By Bob Schulman
Photos courtesy of Paris Pass
You’re in Paris, and sightseeing here is an absolute must – but you don’t have much time to do it (nor a wallet full of cash to pay all those entry fees).Voilà! Enter the Paris Pass (www.parispass.com), offering free entry to more than 60 of the city’s top attractions plus free travel on the Metro network, buses and RER express trains within central Paris.
Among the most popular stops on the Paris Pass routes are the Towers of Notre-Dame Cathedral, the Musée du Louvre, the Arc de Triomph and the Palace of Versailles. Entry to these four attractions along with a river cruise would normally cost 67 euros – over half the tab of an adult Paris Pass. Besides entry to 55-plus other attractions and transport services, the pass is also good for “fast track” entry to many of the city’s major tourist draws and for special dining and shopping discounts.
A Paris Pass – good for two days — costs 129 euros (1 euro equals about US$1.10) for adults, 79 euros for teens (between 12 and 17 years) and 44 euros for a child between four and 11 years.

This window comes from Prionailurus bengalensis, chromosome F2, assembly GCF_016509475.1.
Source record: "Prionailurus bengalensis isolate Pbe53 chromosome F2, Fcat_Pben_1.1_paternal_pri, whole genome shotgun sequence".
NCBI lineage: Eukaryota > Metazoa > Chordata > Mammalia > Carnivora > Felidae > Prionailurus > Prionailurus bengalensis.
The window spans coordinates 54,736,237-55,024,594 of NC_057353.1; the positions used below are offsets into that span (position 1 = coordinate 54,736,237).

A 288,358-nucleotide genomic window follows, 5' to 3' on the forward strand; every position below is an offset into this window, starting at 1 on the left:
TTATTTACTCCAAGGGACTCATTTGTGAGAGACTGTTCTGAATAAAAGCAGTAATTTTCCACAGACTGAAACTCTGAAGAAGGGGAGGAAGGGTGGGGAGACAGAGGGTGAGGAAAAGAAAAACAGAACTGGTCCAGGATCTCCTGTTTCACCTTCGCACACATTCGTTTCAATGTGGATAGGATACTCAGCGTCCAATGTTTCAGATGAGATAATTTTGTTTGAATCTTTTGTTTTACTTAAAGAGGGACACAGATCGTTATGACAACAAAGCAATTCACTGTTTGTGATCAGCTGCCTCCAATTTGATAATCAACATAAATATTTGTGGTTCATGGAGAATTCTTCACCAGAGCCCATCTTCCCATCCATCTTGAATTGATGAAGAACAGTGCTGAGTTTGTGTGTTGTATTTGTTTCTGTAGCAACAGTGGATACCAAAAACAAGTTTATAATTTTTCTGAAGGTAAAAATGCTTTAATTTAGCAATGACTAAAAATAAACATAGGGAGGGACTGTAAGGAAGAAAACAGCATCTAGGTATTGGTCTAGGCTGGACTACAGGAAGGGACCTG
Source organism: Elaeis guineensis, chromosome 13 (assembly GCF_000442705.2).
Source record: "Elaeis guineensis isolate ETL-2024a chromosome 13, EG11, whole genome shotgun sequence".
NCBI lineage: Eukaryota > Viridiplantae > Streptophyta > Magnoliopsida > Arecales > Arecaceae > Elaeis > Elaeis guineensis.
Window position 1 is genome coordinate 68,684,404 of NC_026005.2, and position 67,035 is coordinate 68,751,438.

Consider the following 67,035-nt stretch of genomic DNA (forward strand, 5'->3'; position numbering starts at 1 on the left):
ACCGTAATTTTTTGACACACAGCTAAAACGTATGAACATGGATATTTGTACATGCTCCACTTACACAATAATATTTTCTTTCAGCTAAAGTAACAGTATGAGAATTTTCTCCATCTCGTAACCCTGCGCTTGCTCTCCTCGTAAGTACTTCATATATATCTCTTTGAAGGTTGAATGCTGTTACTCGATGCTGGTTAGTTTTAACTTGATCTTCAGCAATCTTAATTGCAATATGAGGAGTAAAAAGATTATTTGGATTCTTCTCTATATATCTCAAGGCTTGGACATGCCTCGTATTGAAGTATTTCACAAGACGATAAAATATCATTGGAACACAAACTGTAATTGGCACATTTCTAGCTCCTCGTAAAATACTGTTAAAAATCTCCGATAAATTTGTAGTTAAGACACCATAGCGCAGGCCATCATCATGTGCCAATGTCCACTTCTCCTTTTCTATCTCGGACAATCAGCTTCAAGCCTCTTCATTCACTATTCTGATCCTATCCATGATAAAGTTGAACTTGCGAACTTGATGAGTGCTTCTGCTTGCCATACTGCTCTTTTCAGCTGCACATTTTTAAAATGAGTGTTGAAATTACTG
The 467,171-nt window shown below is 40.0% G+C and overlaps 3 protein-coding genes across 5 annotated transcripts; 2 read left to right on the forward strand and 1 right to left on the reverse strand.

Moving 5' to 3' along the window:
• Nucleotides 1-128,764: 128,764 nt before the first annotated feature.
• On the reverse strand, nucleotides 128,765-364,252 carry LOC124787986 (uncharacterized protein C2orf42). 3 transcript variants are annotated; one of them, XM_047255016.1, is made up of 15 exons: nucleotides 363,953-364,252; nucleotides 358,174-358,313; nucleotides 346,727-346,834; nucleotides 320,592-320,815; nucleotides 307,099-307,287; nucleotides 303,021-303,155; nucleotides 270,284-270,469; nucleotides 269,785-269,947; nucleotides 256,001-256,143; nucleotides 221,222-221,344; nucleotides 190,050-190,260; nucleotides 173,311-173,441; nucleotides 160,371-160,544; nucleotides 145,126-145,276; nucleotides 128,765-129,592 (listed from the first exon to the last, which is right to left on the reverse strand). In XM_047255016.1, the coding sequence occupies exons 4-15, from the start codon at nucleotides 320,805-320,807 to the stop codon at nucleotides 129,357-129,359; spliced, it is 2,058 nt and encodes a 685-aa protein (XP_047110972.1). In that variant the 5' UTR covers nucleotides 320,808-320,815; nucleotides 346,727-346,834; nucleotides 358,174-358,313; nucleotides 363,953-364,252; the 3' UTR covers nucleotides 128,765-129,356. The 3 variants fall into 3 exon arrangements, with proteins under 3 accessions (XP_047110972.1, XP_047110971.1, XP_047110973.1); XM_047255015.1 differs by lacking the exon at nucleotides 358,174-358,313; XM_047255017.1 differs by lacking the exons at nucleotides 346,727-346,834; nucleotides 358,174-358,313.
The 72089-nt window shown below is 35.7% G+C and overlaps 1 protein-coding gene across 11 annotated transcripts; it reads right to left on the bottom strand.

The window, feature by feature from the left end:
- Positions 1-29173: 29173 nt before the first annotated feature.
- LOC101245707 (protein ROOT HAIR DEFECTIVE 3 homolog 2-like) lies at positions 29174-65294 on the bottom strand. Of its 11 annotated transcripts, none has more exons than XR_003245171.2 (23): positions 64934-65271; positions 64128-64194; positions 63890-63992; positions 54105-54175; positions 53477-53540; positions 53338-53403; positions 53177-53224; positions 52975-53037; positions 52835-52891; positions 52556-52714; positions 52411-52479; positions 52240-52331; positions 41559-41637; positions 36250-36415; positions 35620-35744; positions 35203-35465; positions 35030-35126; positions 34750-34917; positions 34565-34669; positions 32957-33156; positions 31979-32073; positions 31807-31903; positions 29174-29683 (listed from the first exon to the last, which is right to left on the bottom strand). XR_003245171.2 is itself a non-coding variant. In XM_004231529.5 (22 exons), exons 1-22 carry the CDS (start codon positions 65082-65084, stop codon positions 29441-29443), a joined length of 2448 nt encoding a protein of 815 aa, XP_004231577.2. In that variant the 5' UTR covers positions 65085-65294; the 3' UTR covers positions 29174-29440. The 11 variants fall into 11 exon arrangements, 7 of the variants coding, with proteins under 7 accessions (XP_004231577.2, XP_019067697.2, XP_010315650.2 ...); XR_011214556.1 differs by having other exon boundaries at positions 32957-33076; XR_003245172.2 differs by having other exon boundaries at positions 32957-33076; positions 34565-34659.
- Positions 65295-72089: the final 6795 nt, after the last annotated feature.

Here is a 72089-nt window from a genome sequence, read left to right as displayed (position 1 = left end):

Newly included on the Paris Pass list of freebies this summer is the popular Paris Aquarium, one of France’s leading family attractions. The site combines an aquarium and a dual-screen cinema and boasts more than 500 underwater species from all over the world living in 3,500 square meters of water.
If your kids prefer mixing with celebrities, head to the Grevin Wax Museum.
Here they can get up close and personal with more than 300 famous names — from musical legends Madonna and Michael Jackson to actors George Clooney and Brad Pitt. They can even get chummy with Queen Elizabeth II and President Obama.
Normally 23.50 euros for adults and 16.50 for children, entry to the wax museum is included with the Paris Pass.
A real piece of lunar rock and a spectacular scale model of the solar system are among the attractions at the Palais de la Découverte (also comped with the Paris Pass) science museum.
Kids will love the scale models of the Spirit Martian rover and the Saturn V rocket, used to send men to the moon in the early 1970s.
Coming back down to Earth, there is also a chance to walk through the geological changes to our own planet during its history, covering five million years with every step.
Paris’ tastiest attraction, the Gourmet Chocolate Museum, is sure to tempt adults and children alike.
The museum (admittance is free with the pass) follows 4,000 years of the history of chocolate in words, images and flavors. On entry, children ages 6-12 are given a sheet of chocolate-themed stickers to complete in the correct order — with a delectable reward.